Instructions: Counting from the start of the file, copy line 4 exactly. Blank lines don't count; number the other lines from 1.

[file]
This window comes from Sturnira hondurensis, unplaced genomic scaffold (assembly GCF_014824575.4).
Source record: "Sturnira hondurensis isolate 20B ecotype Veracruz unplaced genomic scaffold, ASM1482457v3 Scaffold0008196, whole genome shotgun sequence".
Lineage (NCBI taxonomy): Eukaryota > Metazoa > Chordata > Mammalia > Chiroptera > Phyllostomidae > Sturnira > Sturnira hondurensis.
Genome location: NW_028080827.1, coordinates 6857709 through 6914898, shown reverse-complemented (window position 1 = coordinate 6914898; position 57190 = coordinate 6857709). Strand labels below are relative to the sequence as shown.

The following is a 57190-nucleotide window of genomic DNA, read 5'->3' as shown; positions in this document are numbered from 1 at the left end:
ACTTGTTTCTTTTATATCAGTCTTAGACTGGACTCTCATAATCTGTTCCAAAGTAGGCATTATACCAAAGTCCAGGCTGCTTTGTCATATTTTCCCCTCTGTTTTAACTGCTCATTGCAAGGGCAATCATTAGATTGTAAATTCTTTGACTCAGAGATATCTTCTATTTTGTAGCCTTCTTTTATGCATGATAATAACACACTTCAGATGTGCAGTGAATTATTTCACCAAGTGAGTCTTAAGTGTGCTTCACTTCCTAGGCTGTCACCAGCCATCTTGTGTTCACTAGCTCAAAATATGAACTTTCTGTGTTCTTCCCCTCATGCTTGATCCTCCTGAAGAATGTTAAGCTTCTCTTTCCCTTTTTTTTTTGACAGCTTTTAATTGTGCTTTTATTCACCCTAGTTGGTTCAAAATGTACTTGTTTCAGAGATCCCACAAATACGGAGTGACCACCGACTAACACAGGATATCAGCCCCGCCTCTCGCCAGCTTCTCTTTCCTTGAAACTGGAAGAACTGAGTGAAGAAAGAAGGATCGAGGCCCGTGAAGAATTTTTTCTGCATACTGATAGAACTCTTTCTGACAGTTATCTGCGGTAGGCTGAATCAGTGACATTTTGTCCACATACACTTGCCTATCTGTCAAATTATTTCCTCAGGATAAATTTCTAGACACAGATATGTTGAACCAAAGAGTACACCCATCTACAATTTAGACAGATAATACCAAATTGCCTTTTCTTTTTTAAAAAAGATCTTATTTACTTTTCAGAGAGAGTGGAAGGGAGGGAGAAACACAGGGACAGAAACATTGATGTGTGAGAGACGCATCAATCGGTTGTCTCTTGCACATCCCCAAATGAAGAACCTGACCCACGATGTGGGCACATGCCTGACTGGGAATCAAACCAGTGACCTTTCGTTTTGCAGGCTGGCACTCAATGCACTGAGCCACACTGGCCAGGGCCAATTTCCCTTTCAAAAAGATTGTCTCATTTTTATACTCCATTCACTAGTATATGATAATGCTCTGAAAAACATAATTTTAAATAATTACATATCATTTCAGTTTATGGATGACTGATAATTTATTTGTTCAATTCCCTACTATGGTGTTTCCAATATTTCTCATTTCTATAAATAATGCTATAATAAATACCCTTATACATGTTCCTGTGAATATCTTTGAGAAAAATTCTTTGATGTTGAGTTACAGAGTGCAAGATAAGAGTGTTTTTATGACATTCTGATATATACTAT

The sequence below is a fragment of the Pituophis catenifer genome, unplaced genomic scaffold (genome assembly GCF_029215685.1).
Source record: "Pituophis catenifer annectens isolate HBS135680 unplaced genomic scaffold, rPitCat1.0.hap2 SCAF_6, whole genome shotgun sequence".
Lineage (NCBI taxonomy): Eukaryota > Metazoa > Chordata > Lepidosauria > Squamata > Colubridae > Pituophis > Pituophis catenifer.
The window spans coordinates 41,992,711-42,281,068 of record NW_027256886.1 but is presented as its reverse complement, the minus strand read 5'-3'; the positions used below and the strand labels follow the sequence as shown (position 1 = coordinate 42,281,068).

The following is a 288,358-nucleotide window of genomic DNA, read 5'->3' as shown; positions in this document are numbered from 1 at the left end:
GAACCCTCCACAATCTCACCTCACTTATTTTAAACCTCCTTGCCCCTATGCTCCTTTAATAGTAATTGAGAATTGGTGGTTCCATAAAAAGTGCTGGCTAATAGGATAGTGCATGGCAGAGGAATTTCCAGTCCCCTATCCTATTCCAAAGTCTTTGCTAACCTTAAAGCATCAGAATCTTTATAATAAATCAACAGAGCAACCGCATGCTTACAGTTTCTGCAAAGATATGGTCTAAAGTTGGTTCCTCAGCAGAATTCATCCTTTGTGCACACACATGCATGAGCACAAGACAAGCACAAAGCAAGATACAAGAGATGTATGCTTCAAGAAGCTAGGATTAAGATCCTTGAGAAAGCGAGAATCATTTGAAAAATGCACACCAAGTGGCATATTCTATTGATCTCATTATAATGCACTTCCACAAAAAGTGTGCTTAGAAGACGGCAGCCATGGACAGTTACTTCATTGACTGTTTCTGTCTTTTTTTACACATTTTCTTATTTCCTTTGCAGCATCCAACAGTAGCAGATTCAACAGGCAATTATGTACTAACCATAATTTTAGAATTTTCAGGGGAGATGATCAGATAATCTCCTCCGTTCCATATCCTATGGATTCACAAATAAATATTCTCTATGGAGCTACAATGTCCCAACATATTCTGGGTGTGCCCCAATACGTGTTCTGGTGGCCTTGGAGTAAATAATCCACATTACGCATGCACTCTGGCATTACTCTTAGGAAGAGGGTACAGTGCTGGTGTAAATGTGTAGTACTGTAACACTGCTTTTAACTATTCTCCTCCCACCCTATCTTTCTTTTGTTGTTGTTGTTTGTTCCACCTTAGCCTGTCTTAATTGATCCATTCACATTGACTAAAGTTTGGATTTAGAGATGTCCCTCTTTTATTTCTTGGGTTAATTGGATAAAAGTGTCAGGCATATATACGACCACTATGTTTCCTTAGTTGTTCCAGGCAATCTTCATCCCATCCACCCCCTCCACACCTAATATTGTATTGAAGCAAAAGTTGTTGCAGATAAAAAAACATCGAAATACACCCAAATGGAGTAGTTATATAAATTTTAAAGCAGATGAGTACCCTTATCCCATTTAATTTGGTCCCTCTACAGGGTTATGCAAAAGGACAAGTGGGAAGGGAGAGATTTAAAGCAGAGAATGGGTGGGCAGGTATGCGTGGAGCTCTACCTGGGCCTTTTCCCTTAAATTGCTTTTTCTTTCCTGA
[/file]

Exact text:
Genome location: NW_028080827.1, coordinates 6857709 through 6914898, shown reverse-complemented (window position 1 = coordinate 6914898; position 57190 = coordinate 6857709). Strand labels below are relative to the sequence as shown.